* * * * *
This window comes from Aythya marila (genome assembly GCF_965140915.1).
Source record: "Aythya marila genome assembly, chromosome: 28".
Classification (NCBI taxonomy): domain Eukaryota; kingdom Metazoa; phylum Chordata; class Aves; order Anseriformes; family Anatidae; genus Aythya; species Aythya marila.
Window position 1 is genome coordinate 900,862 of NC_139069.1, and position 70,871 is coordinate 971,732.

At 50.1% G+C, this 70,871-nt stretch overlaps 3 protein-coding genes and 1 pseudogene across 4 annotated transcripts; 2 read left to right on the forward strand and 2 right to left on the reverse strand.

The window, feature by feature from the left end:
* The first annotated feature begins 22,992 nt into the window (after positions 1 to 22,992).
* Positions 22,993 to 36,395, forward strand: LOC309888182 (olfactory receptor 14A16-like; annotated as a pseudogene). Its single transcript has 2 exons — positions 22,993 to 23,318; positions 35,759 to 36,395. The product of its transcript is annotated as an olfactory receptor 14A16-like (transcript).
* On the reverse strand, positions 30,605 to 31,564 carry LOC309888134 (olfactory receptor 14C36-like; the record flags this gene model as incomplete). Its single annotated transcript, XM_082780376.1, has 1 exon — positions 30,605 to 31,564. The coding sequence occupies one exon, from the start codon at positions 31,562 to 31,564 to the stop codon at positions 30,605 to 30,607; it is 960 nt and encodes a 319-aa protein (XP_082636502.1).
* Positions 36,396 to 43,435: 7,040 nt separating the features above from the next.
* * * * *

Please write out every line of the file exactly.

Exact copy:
This window comes from Aythya marila (genome assembly GCF_965140915.1).
Source record: "Aythya marila genome assembly, chromosome: 28".
Classification (NCBI taxonomy): domain Eukaryota; kingdom Metazoa; phylum Chordata; class Aves; order Anseriformes; family Anatidae; genus Aythya; species Aythya marila.
Window position 1 is genome coordinate 900,862 of NC_139069.1, and position 70,871 is coordinate 971,732.

At 50.1% G+C, this 70,871-nt stretch overlaps 3 protein-coding genes and 1 pseudogene across 4 annotated transcripts; 2 read left to right on the forward strand and 2 right to left on the reverse strand.

The window, feature by feature from the left end:
* The first annotated feature begins 22,992 nt into the window (after positions 1 to 22,992).
* Positions 22,993 to 36,395, forward strand: LOC309888182 (olfactory receptor 14A16-like; annotated as a pseudogene). Its single transcript has 2 exons — positions 22,993 to 23,318; positions 35,759 to 36,395. The product of its transcript is annotated as an olfactory receptor 14A16-like (transcript).
* On the reverse strand, positions 30,605 to 31,564 carry LOC309888134 (olfactory receptor 14C36-like; the record flags this gene model as incomplete). Its single annotated transcript, XM_082780376.1, has 1 exon — positions 30,605 to 31,564. The coding sequence occupies one exon, from the start codon at positions 31,562 to 31,564 to the stop codon at positions 30,605 to 30,607; it is 960 nt and encodes a 319-aa protein (XP_082636502.1).
* Positions 36,396 to 43,435: 7,040 nt separating the features above from the next.